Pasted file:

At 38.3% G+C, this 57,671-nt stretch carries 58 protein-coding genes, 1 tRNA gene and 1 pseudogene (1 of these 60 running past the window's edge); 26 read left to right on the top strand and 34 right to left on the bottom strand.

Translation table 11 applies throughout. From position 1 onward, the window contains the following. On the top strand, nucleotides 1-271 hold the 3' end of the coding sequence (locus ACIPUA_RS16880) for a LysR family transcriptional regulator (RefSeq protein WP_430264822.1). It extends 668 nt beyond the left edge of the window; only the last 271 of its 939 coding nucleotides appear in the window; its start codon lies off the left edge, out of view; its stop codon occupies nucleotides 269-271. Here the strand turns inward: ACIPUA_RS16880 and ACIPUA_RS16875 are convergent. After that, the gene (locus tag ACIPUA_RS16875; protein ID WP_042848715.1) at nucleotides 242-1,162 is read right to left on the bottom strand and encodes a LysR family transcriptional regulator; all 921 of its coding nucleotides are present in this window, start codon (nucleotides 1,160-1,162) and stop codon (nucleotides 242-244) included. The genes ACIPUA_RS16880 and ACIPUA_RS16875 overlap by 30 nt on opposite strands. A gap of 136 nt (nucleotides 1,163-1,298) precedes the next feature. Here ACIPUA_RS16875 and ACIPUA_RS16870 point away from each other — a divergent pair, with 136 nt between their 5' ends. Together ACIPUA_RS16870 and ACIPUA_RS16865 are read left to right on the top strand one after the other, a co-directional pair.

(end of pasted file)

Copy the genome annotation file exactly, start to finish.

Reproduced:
At 38.3% G+C, this 57,671-nt stretch carries 58 protein-coding genes, 1 tRNA gene and 1 pseudogene (1 of these 60 running past the window's edge); 26 read left to right on the top strand and 34 right to left on the bottom strand.

Translation table 11 applies throughout. From position 1 onward, the window contains the following. On the top strand, nucleotides 1-271 hold the 3' end of the coding sequence (locus ACIPUA_RS16880) for a LysR family transcriptional regulator (RefSeq protein WP_430264822.1). It extends 668 nt beyond the left edge of the window; only the last 271 of its 939 coding nucleotides appear in the window; its start codon lies off the left edge, out of view; its stop codon occupies nucleotides 269-271. Here the strand turns inward: ACIPUA_RS16880 and ACIPUA_RS16875 are convergent. After that, the gene (locus tag ACIPUA_RS16875; protein ID WP_042848715.1) at nucleotides 242-1,162 is read right to left on the bottom strand and encodes a LysR family transcriptional regulator; all 921 of its coding nucleotides are present in this window, start codon (nucleotides 1,160-1,162) and stop codon (nucleotides 242-244) included. The genes ACIPUA_RS16880 and ACIPUA_RS16875 overlap by 30 nt on opposite strands. A gap of 136 nt (nucleotides 1,163-1,298) precedes the next feature. Here ACIPUA_RS16875 and ACIPUA_RS16870 point away from each other — a divergent pair, with 136 nt between their 5' ends. Together ACIPUA_RS16870 and ACIPUA_RS16865 are read left to right on the top strand one after the other, a co-directional pair.